Biomedical technology, socioeconomics, and biomedical computing: implications for change
Donald A. Senhauser, MDAddress reprint requests to D.A.S., Department of Pathology, Ohio State University, 4170 Graves Hall, 333 West 10th Avenue, Columbus, Ohio 43210-1239.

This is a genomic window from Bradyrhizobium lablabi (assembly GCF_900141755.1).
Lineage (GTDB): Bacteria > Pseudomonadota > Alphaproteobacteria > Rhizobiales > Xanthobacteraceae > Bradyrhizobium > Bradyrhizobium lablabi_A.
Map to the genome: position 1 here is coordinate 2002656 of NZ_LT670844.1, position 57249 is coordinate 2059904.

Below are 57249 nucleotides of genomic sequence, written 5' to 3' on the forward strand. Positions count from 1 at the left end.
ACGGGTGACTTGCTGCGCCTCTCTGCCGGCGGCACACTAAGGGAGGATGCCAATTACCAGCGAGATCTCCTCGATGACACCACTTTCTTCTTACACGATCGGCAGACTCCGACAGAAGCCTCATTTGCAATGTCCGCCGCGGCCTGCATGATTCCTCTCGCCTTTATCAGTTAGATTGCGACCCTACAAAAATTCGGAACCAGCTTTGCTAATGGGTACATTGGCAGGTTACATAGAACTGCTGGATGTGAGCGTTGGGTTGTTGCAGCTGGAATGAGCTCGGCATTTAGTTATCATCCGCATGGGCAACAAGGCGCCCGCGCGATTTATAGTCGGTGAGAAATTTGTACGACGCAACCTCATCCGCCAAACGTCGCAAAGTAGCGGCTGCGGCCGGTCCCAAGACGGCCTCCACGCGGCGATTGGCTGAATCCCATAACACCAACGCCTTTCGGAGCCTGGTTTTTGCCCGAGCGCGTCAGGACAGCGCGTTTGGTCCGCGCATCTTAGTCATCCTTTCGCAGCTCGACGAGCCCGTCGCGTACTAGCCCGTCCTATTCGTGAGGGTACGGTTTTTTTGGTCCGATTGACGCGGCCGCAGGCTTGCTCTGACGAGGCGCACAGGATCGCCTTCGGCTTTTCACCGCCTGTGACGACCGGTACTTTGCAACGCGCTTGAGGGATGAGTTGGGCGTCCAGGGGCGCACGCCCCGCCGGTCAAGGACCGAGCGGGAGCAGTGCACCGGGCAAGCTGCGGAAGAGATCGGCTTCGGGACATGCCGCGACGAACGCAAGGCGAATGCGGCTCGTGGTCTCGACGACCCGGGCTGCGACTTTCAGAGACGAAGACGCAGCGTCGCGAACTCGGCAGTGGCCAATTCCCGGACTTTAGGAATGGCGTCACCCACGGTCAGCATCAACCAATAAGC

Pathology and laboratory medicine have changed rapidly since 1945. Three forces can be recognized as major vectors for change: rapid application of the biotechnology evolving from research in molecular biology, radically changing medical socioeconomics, and the evolving field of medical information science. While these apparently disparate elements affect all of medicine and health care, at the present time they appear to be changing pathology and laboratory medicine to a far greater extent than many other medical specialties. If pathologists fail to make the necessary changes, obsolescence may well overtake the specialty. Planning for the innovative educational and training programs that will be required to meet the future demands of the specialty is essential, not only for those now in practice but for those who will follow us.